Will the underdog Huskies program emerge today from Michigan Stadium victorious with their first signature win since joining Division I football? Or will the clouds of disappointment around Rodriguez and Michigan finally be lifted for good with a win today?
Let's find out!
This football game is important for Michigan for the following reasons:
- The long wait for wins must end sometime. 3-9 and 5-7 consecutive seasons have seriously shaken the faith of over half the global Michigan football fan base. The other half that still supports Rodriguez have their stomachs in their throats right now, worried that perhaps the worst may be still yet to come. It's year three in Rodriguez's offensive, defensive, recruiting and conditioning systems. Like it or not, fair or unfair, it's now or never for Rodriguez and his Michigan Wolverines to make a statement.
- Michigan is 5-1 against Big East foes, the lone loss against Donovan McNabb's Syracuse team in 1998 in the Big House. UConn is an up and coming football program. The Huskies would be a worthy opponent this year for the Big Ten's best of football teams. There's no better test than this one for Rich Rodriguez and Michigan. UConn is a punishing run-oriented squad on offense that resembles some of Michigan's greatest Big Ten enemies. On defense the Huskies are a talented, athletic group that held their own against five spread option offenses last year (Ohio, Baylor, West Virginia, Cincy and South Florida). A victory over UConn would send a signal to the rest of the Big Ten and the country that Rodriguez and Michigan have turned another page on the past.
- A loss to UConn could be devastating to Michigan's team psyche. It would mean that while the Michigan Stadium construction is complete, Rich Rodriguez remains late on finishing his own construction project with the Michigan football program. And when you're late on important projects, there are usually consequences. A reduction in team confidence heading into the Notre Dame road game would make Rodriguez's efforts to turn the ship even tougher.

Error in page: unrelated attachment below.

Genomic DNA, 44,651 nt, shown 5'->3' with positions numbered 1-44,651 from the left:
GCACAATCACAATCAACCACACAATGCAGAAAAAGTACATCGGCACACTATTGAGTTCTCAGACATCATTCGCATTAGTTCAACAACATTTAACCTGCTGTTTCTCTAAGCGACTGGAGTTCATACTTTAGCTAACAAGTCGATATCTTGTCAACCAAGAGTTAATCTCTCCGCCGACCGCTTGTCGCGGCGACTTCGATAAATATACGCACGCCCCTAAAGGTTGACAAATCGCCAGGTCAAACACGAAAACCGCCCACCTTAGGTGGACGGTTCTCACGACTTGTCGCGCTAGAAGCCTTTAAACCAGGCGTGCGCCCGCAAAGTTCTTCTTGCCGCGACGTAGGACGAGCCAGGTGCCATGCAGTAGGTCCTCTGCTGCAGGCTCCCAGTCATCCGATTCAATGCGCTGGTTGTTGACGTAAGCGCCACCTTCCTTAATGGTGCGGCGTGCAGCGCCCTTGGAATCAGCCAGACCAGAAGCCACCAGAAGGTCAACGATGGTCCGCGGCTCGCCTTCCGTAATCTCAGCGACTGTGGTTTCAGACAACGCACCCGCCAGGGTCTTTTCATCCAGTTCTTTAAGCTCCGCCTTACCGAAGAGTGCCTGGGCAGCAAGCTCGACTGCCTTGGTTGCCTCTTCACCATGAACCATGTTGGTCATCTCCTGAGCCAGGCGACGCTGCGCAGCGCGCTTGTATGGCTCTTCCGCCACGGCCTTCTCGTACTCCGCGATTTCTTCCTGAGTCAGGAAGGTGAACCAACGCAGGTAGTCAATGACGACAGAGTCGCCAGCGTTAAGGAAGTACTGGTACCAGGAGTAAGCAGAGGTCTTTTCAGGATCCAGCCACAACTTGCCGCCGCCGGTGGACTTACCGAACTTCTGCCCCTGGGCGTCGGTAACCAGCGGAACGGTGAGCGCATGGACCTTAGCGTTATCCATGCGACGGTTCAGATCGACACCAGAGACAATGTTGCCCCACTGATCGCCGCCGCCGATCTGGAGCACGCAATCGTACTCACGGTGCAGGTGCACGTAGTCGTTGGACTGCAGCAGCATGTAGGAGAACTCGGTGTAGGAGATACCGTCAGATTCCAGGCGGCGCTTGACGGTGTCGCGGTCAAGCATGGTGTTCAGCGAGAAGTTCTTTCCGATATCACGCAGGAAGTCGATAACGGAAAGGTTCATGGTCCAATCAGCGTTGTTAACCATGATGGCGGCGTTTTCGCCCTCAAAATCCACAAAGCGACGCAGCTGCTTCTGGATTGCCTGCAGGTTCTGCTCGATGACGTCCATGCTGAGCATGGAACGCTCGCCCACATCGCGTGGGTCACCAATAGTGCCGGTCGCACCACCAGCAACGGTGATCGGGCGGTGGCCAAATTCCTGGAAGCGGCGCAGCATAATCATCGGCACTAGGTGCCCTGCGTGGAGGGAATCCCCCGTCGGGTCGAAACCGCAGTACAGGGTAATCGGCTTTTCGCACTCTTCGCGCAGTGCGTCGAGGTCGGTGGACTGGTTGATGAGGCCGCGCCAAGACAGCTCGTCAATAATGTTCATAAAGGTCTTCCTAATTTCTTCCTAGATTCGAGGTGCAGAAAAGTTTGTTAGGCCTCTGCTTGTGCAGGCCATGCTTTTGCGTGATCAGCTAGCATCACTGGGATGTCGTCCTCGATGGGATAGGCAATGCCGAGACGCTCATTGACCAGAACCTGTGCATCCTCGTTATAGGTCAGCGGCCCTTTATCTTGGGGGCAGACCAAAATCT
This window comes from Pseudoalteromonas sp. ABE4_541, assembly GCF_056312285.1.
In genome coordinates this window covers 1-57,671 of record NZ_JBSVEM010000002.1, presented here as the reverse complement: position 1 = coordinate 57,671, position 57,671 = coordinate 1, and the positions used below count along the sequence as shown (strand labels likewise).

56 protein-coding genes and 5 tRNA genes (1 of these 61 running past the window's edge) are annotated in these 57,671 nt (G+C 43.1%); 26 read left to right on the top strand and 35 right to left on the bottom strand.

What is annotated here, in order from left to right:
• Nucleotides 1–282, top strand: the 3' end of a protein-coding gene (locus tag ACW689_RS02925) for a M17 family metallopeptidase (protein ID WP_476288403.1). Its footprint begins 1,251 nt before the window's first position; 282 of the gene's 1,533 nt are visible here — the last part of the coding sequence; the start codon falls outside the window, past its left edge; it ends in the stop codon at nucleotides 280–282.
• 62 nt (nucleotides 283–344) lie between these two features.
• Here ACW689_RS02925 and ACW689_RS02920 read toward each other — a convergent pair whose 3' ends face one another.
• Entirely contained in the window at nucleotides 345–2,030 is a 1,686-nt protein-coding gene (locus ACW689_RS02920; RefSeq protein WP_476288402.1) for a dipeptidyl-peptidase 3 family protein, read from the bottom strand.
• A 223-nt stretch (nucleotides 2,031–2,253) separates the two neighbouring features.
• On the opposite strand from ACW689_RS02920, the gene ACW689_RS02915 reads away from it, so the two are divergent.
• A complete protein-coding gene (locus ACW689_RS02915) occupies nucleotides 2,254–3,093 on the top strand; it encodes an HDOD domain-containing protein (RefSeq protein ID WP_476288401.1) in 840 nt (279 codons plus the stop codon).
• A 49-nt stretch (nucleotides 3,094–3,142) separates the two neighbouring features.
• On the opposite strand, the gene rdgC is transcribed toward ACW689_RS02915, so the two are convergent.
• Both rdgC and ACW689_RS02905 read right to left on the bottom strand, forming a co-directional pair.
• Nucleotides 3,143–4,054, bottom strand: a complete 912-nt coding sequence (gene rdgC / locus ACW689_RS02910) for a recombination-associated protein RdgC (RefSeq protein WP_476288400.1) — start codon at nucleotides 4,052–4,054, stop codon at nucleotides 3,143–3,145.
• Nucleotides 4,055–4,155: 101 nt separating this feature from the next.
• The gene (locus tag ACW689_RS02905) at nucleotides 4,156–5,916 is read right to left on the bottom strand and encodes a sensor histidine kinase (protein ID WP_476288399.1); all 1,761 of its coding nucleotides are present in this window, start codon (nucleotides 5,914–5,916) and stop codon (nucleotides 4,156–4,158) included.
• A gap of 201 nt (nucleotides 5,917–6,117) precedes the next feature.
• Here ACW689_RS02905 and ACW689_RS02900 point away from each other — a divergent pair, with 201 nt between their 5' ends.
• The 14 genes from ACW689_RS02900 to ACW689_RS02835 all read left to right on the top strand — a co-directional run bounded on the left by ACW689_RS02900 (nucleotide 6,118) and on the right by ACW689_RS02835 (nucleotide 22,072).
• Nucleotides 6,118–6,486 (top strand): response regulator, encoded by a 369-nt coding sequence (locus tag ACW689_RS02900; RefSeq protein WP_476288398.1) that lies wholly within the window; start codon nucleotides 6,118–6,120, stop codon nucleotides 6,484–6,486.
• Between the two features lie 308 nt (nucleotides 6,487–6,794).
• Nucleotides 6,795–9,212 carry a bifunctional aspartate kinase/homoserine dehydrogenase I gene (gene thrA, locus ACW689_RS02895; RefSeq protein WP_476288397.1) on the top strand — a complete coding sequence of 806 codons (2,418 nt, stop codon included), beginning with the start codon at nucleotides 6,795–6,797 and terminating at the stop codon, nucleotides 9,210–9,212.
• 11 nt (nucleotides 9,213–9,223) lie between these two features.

- With seven home games this fall - and a painful history of losing key games down the stretch the last two years - the Wolverines must make the most of all of their home games in the Big House this fall.
- These are the kinds of games that separate the men from the boys. It's the kind of competitive match up where position questions at quarterback and in the secondary can get answered mighty quick.
Three Great Reasons to Wipe That Ridiculous Smile Off Of Your Face:
- Huskies Tailback Jordan Todman
When you consider the size and frame of Connecticut tailback Jordan Todman, he looks very much like the kind a football player that Rich Rodriguez might recruit. At only 5-9, 190 lbs, one might be tempted to discount the junior's true value and talent running the football. To do so however would be a fatal mistake. Todman is the latest rev of what has become a rather successful Connecticut running back factory under Randy Edsall and running backs coach Terry Richardson. It's an assembly line that has churned out one fascinating model after another, like Cornell Brockington, Terry Caulley, Donald Brown and Andre Dixon.